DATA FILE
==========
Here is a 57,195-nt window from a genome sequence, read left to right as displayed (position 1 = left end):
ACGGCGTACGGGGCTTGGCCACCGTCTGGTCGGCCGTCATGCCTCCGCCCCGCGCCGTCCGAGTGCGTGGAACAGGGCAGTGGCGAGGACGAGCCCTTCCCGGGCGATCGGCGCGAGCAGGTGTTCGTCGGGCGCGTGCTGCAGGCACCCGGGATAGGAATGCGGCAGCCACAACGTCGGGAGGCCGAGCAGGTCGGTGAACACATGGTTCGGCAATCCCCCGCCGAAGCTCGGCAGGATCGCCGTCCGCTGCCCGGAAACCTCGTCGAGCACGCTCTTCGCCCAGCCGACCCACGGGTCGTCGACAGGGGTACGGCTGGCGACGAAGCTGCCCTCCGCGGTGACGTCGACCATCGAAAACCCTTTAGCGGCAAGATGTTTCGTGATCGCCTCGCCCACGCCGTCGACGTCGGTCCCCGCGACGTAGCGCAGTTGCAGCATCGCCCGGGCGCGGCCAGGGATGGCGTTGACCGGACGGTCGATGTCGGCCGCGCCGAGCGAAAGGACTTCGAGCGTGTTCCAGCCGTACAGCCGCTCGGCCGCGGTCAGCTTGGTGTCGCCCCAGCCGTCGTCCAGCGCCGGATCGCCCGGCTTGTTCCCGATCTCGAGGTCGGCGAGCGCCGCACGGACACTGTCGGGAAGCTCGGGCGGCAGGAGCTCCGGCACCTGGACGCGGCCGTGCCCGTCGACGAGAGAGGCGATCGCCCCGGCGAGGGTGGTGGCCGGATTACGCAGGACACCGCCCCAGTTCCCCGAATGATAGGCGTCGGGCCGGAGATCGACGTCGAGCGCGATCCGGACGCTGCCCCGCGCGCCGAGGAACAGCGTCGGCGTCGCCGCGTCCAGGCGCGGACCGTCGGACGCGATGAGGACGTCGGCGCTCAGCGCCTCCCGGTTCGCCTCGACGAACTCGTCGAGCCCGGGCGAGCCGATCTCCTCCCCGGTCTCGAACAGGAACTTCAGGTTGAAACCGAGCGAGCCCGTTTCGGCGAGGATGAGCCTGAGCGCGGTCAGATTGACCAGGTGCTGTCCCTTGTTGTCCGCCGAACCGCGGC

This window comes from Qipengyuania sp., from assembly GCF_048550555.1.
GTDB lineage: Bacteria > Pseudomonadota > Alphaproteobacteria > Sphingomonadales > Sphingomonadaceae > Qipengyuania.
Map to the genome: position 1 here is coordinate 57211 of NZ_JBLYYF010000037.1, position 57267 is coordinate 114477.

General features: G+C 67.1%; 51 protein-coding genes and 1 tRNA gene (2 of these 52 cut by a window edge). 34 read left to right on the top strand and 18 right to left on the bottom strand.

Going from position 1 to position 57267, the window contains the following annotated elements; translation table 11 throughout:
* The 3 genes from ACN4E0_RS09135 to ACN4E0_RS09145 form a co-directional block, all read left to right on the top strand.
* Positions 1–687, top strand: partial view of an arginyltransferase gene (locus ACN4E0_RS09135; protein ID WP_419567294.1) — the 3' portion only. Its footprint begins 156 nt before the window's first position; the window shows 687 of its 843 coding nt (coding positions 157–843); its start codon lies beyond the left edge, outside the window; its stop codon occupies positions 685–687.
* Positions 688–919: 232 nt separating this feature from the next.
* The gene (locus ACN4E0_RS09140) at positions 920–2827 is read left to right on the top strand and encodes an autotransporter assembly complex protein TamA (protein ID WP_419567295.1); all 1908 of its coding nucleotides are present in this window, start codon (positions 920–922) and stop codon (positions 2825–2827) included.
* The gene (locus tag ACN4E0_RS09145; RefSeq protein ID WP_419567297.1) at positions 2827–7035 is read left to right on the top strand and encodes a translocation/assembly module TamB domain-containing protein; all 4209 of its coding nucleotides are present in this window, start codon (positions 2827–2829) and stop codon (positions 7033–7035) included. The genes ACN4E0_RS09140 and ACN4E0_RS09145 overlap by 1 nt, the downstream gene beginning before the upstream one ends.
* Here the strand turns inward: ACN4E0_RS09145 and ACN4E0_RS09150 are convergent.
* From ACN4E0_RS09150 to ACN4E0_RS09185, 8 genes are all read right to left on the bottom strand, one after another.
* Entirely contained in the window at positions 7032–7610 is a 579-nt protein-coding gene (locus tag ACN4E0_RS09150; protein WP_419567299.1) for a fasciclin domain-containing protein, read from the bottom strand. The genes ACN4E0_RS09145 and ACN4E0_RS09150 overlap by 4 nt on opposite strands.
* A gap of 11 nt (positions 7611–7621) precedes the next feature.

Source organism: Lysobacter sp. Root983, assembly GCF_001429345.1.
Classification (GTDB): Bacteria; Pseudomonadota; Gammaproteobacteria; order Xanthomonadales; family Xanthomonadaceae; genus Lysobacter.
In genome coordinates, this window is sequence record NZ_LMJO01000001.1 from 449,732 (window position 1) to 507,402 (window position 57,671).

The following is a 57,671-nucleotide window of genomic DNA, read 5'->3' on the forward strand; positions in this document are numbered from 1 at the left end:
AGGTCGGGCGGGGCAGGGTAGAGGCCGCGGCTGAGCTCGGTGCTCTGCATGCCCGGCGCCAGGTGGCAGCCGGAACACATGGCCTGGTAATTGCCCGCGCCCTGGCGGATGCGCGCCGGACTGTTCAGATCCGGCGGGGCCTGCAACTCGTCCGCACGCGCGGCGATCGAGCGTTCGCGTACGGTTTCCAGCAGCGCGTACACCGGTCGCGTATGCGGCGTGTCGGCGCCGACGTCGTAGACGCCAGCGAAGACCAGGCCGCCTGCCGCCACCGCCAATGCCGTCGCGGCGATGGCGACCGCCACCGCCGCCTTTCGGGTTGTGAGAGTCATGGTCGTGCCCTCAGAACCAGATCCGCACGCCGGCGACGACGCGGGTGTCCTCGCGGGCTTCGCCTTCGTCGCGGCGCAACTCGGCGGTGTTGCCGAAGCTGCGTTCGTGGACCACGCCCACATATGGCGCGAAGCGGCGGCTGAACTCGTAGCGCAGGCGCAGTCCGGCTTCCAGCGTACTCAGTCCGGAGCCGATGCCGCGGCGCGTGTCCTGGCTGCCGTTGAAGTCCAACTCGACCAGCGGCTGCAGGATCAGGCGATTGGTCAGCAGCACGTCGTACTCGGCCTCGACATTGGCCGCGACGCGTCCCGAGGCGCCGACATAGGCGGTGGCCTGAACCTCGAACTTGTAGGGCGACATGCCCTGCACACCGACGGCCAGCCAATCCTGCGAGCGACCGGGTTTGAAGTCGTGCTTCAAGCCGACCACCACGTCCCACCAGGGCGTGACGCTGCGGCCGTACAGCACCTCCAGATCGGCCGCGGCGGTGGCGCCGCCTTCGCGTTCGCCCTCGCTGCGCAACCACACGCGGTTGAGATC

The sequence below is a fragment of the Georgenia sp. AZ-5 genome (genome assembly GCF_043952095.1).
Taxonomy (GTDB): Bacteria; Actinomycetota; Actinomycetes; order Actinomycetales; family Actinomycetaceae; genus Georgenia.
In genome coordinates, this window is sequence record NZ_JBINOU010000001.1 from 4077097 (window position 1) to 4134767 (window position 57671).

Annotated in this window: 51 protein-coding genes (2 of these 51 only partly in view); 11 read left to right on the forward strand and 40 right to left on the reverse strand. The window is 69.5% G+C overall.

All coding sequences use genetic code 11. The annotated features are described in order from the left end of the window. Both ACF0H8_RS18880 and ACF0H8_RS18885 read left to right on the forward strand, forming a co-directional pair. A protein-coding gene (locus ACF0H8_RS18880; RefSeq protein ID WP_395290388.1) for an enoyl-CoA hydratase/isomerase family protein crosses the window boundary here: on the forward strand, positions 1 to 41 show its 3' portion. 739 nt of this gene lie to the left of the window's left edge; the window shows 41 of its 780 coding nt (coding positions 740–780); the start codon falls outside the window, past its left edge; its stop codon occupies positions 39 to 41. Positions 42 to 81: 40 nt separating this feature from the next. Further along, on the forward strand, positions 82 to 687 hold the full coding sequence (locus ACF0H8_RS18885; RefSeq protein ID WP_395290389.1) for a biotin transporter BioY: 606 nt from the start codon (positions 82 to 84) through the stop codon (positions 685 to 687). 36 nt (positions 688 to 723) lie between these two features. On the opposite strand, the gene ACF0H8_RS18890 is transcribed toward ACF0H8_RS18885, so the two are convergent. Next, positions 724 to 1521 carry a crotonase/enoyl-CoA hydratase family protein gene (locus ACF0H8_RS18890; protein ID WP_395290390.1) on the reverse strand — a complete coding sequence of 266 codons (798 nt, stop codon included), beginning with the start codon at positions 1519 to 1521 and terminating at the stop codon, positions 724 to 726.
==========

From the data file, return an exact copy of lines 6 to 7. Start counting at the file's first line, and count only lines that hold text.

General features: G+C 67.1%; 51 protein-coding genes and 1 tRNA gene (2 of these 52 cut by a window edge). 34 read left to right on the top strand and 18 right to left on the bottom strand.

Going from position 1 to position 57267, the window contains the following annotated elements; translation table 11 throughout: